French police attacked while shutting down massive New year rave party
over 2,500 ravers from France and abroad were caught partying on Friday morning. The party took place despite France’s 8 pm to 6 am nationwide curfew aimed at dissuading public gatherings during the pandemic.
Party-goers appealed for understanding after months of nightlife-destroying lockdowns and curfews designed to limit coronavirus infections. The group, Techno+ who organised the event advised partygoers to self-isolate for a week and then get tested after attending the rave.
Prosecutors, on the other hand, are now considering an array of possible criminal charges against the organisers and the attendees. It is yet to be seen how the rave will result in terms of new covid cases, it most likely seems that the illegal rave could be the new super spreader event.
With France reporting more than 64,000 virus-related deaths since the start of the pandemic the result of the rave is yet to be seen.
Six killed and many injured as earthquake strikes Croatia
A powerful earthquake rocked central Croatia on Tuesday morning, killing at least six people including a young girl. Search efforts are in full force in the hope of rescuing survivors stuck under debris.
The earthquake, which hit around 11.30 am according to the US Geological Survey, rattled Petrinja and the surrounding area, just a day after a smaller earthquake struck in the same vicinity, causing some damage to buildings. The European Union’s Crisis Management Chief, Janez Lenarcic, said the bloc was preparing aid for member state Croatia.
Petrinja’s mayor, Darinko Dumbovic, said a kindergarten was among the buildings that collapsed from the force of the quake. Luckily, it was empty at the time. “The city is actually a huge ruin,” Dumbovic told national radio earlier in the day. “We are saving people, we are saving lives. We have dead people, we have missing people, injured people… it is a catastrophe.”
Unprecedented surge as UK reports over 41,000 new cases
The United Kingdom has reported a record 41,385 Covid cases and 357 deaths. NHS England said the number of people being treated for the virus in hospital is now 20,426, which is higher than the previous peak of about 19,000 in April.
Health officials in Wales and Scotland have also said they are at risk of becoming overwhelmed. Experiencing such a drastic spike in new cases has made it even tougher for hospitals, as they are trying to clear the backlog on non-urgent operations and procedures cancelled in the first wave – as well as trying to cope with the surge in Covid numbers.
Dr Giri Shankar the incident director for the outbreak response at Public Health Wales said large numbers of patients, and staff sickness, have created an “incredibly challenging” situation.
Similar reports have emerged in different parts of the country, as doctors have warned Scotland’s health system is “severely stretched”, while parts of Essex have recorded the highest weekly coronavirus case rates since the pandemic began. The BBC has been told the London Ambulance Service (LAS) received 7,918 emergency calls on 26 December – as many as at the height of the first wave of Covid-19.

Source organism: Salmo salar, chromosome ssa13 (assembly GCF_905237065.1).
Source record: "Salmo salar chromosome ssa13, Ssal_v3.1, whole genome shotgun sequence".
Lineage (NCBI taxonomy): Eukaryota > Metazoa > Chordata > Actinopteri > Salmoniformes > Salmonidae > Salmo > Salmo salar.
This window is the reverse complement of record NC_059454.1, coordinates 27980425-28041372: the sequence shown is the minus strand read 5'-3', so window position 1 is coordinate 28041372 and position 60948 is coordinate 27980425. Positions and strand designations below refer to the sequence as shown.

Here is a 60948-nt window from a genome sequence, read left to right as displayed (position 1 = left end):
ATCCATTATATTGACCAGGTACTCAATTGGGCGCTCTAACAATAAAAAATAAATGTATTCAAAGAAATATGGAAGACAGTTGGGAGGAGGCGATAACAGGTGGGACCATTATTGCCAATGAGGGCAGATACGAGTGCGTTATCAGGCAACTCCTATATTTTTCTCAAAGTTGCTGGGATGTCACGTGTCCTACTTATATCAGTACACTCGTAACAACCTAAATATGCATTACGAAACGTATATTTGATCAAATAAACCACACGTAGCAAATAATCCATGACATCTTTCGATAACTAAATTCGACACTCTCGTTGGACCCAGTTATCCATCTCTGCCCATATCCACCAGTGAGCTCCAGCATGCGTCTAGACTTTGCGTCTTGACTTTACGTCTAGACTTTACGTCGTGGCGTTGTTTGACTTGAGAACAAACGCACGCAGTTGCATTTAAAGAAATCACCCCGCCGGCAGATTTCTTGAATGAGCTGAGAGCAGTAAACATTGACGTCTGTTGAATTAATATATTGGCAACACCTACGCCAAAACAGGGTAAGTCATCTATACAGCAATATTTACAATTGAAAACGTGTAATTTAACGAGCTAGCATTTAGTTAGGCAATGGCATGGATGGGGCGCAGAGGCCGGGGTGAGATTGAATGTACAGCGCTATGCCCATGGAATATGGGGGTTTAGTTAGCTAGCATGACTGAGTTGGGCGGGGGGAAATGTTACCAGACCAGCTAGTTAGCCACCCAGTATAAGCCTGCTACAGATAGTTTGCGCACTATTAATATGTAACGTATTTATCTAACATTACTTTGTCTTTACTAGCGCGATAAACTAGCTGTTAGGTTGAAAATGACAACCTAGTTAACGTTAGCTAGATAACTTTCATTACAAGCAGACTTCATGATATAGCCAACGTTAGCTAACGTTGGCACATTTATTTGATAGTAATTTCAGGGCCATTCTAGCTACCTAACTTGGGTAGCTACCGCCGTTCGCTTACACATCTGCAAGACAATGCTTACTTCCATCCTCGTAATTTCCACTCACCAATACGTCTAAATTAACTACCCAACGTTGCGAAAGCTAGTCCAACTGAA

17 crew missing after Russian fishing trawler sinks
A Russian fishing trawler sank Monday in the northern Barents Sea; 17 members of its crew are still missing, emergency officials said. Two other crew members have been rescued. According to a statement by the Russian Investigative Committee, the vessel with 19 crew onboard capsized and sank Monday morning. A criminal probe into the incident has been launched, and a search operation is underway.
Several vessels and an aircraft have been deployed. Russia’s Emergency Ministry initially suggested that an accumulation of the ice on the trawler could have caused it to sink but later said the vessel was more likely to have heeled over while pulling up the fishing nets, “scooped up water and sank.
Russia: COVID death toll is three times higher than reported
New data released Monday by the Russian statistics agency, Rosstat, showed that the number of deaths from all causes from January to November had risen by 229,700 compared to the same period last year. After the figures were released, Deputy Prime Minister Tatiana Golikova was quoted by Russia’s Interfax agency as saying “more than 81 per cent of the increase was due to Covid-19 and consequences of the disease.”
That means the virus-associated death toll is at least 186,000, or about three times previously reported. It would also give Russia the third-highest Covid-19 death toll in the world.
UN finds Netherlands violated human rights of stateless child
In a ground-breaking decision, the Human Rights Committee has found that the Netherlands has violated a child’s rights by registering “nationality unknown” in his civil records as this left him unable, under Dutch law, to be registered as stateless and therefore be given international protection as a stateless child.
The UN committee is now urging the country to change its legislation. In its first-ever decision on the right of children to acquire a nationality, the UN Human Rights Committee determined on Tuesday that by registering the child as “Nationality unknown”, the Dutch authorities had violated his right to international protection and also to seek a nationality.